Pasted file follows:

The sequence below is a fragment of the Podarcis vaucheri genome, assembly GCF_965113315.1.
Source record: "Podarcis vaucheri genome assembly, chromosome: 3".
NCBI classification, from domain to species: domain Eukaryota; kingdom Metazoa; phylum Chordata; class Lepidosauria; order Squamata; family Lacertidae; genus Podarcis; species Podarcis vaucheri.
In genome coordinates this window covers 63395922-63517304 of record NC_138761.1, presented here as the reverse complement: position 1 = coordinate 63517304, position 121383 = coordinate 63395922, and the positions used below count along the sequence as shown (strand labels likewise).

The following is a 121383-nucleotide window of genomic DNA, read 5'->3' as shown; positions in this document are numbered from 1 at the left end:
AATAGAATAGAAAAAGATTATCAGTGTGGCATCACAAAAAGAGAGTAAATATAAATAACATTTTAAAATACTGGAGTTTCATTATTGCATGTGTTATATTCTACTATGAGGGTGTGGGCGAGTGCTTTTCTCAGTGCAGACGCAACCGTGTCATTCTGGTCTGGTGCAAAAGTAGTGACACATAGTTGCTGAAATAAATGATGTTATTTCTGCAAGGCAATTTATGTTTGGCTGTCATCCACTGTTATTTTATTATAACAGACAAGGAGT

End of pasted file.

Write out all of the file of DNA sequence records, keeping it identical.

The sequence below is a fragment of the Podarcis vaucheri genome, assembly GCF_965113315.1.
Source record: "Podarcis vaucheri genome assembly, chromosome: 3".
NCBI classification, from domain to species: domain Eukaryota; kingdom Metazoa; phylum Chordata; class Lepidosauria; order Squamata; family Lacertidae; genus Podarcis; species Podarcis vaucheri.
In genome coordinates this window covers 63395922-63517304 of record NC_138761.1, presented here as the reverse complement: position 1 = coordinate 63517304, position 121383 = coordinate 63395922, and the positions used below count along the sequence as shown (strand labels likewise).

The following is a 121383-nucleotide window of genomic DNA, read 5'->3' as shown; positions in this document are numbered from 1 at the left end:
AATAGAATAGAAAAAGATTATCAGTGTGGCATCACAAAAAGAGAGTAAATATAAATAACATTTTAAAATACTGGAGTTTCATTATTGCATGTGTTATATTCTACTATGAGGGTGTGGGCGAGTGCTTTTCTCAGTGCAGACGCAACCGTGTCATTCTGGTCTGGTGCAAAAGTAGTGACACATAGTTGCTGAAATAAATGATGTTATTTCTGCAAGGCAATTTATGTTTGGCTGTCATCCACTGTTATTTTATTATAACAGACAAGGAGT